LARGO — When the Largo City Commission came close to creating an ordinance that would’ve prevented children older than 12 from freely using certain areas of Largo Central Park’s playground last summer, several officials stepped in and spoke out against creating such a restrictive piece of local legislation.

“I spoke to as many people, as many demographics as I could find that would be affected by this, and I cannot, for any reason, find a reason that we need to have this,” Commissioner Jamie Robinson said in June 2021 amid a series of meetings on the topic. “I understand that it can be a problem, but I see way too many consequences coming from this than the problem that it would resolve.”

Commissioner Eric Gerard called the proposed ordinance, which passed on first reading by a vote of 4-3, “overkill” and said he did not support something that would “criminalize teenagers. I don’t want to put them in a situation where they have to be confronted by a law enforcement officer.”

Former Largo code enforcement manager Tracey Schofield, who founded the nonprofit Police and Kids Foundation in 2011, was in the audience for the second and final reading of the ordinance, and the longtime former law enforcement officer agreed with Gerard’s suggestion they find an alternative solution. 

“I was at the second reading of the ordinance, and I heard anybody 13 or older would be banned from parts of the playground,” Schofield said recently. “So, that was a problem for me.”

Schofield contacted commissioners after that meeting, where the item was pushed back following a 3-3 vote, and began formulating a plan to create a special teen section of the park through his nonprofit, which is funded by sales of Florida’s Fallen Law Enforcement Officer specialty license plates. The result of those efforts was unveiled during a ribbon-cutting ceremony Oct. 8 for the Shorai teen section of the park.

“We can always do an ordinance. That’s easy,” Schofield said after the ceremony, which was attended by dozens of Largo residents and officials, including Mayor Woody Brown, commissioners Robinson, Gerard and Donna Holck and Largo Police Chief Jeffrey Undestad. “It’s trying to think outside the box and find a solution that takes time and effort.”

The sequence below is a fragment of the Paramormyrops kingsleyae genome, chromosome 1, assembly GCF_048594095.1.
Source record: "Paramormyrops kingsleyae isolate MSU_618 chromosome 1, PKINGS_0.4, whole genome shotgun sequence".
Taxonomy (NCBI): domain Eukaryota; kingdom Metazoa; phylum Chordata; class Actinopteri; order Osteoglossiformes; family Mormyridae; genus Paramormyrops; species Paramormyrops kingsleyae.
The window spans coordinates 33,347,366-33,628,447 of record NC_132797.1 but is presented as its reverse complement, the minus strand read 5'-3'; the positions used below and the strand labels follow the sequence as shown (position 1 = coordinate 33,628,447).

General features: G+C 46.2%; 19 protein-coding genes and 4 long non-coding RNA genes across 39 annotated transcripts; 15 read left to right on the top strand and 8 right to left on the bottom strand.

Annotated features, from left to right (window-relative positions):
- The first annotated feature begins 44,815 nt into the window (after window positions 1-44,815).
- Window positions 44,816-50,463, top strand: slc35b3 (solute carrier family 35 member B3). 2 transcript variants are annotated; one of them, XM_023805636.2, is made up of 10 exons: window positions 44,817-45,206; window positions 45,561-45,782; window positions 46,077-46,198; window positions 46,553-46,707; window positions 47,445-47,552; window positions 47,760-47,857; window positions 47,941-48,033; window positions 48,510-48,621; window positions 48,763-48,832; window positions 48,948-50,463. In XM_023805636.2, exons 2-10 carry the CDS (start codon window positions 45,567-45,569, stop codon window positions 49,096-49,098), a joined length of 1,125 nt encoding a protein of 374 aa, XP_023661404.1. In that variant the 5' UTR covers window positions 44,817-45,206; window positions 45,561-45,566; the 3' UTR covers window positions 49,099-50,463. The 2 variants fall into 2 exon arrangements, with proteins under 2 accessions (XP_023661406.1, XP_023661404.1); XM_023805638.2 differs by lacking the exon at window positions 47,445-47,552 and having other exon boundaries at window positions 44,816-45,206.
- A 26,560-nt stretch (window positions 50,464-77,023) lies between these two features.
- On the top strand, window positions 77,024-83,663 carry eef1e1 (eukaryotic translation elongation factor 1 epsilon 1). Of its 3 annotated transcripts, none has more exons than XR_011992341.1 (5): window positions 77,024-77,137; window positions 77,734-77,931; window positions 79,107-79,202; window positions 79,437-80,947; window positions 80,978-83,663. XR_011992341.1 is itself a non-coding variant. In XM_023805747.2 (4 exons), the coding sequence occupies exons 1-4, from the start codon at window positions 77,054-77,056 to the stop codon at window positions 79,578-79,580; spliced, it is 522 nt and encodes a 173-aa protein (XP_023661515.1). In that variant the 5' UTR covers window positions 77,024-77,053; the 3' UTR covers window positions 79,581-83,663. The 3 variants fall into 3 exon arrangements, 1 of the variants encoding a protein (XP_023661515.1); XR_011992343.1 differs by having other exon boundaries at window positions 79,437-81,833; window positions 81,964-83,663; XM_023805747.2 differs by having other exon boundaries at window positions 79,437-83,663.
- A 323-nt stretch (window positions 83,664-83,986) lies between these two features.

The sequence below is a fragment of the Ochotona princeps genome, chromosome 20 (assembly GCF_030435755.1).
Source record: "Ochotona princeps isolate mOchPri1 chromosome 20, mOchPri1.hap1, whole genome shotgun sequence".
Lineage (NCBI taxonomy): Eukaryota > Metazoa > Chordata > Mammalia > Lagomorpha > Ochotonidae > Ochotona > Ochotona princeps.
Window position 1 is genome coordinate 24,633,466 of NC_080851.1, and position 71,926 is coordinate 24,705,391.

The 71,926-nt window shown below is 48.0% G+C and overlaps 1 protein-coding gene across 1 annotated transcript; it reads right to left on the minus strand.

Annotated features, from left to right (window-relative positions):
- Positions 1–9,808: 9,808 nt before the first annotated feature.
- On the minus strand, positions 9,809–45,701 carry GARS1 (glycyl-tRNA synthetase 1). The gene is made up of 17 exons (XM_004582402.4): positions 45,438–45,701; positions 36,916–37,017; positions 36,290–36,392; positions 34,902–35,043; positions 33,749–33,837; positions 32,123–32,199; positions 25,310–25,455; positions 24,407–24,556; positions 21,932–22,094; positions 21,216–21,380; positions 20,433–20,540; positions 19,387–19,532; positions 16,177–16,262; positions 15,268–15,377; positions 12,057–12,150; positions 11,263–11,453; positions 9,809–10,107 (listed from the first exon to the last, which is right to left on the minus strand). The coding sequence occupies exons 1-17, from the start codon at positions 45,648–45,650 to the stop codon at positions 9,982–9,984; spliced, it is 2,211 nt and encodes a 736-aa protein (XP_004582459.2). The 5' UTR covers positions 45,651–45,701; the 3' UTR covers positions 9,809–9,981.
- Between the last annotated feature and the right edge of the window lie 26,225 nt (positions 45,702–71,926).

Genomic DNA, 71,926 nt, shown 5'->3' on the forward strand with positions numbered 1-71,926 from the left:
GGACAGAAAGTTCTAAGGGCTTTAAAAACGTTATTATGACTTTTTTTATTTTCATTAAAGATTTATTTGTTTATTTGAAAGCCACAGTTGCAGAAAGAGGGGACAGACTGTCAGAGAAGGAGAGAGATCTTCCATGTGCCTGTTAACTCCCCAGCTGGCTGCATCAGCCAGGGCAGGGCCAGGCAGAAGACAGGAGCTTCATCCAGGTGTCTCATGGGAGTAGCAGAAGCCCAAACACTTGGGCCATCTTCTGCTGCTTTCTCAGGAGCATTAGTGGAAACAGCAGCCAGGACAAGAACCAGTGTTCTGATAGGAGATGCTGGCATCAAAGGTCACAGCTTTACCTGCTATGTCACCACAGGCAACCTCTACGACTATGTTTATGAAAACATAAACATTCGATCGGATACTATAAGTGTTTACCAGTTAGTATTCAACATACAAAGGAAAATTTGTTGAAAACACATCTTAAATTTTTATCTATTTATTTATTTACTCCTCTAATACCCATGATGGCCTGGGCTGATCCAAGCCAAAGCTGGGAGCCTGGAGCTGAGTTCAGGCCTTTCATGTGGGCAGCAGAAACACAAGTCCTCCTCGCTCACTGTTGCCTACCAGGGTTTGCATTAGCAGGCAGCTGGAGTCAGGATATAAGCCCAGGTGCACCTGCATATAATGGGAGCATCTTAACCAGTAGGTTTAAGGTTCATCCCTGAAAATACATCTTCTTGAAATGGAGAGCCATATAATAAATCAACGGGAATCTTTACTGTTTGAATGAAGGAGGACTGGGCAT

Schofield, who retired in June following a 33-year career as a civil servant and police officer, said after the ordinance failed to pass on second reading that he would donate $50,000 toward the creation of the Shourai, which, appropriately, means “future” in Japanese.

That donation ultimately rose to $67,000 when construction and playground equipment costs skyrocketed during the pandemic, pushing the price of the new section north of $80,000. But Schofield said it was worth it to see the culmination of such a unique collaboration between the city, his nonprofit, and local teens who helped design the facility though the Largo Youth Leadership Council.

“These are the ones that make you feel good,” he said, noting he’s been traveling around the state since he retired, donating equipment and money to small police departments. “It’s really changed how we’re doing things.”

After cutting the ribbon, Mayor Brown said the Shourai is a great example of different groups working together for a common cause.

“Sometimes we get presented with ideas and there’s a better idea on the cusp, and so we got the better idea in this case,” he said. It was “such a cool idea that involved the Youth Leadership Council in helping to plan it … and Tracey, who, unsolicited, said he could make up the difference in the cost. So, it’s just an amazing collaboration.”

Robinson, who spearheaded the Youth Leadership Council six years ago, said working on the park’s design was the ideal project for the group. 

“When I was elected, one of the things I knew we didn’t have a good perspective from was teens,” he said as he surveyed the new area with Merissa Carlisle, Largo Public Library’s teen librarian, and Kara Piehl, the city’s special events coordinator. “And I firmly believe that the decisions that the city council makes will affect those kids probably more than they will affect me, because those things don’t come into play until 10, 15, 20 years down the road. So, I wanted to start finding a way we could get that perspective.”

The impact the Shourai, which is tucked behind the bathroom building in the main part of the park under a canopy of shade trees, was felt immediately, as groups of teens — and adults and younger kids, as the area is not age restricted — began occupying every part of the carefully designed spot.

“This is what they wanted,” Carlisle said. Everything from the tetherball to the backpack hooks on the tables to the funky seating apparatus that at one point had kids sitting on each one of its sloped sides, was suggested by the LYLC. “You have to give them a seat at the table. You have to inspire them.”

“I think this is the best project our city has ever done in collaboration with other groups,” Piehl added. “Because they said we want to create this teen area, but we want you guys to use and you to design it.”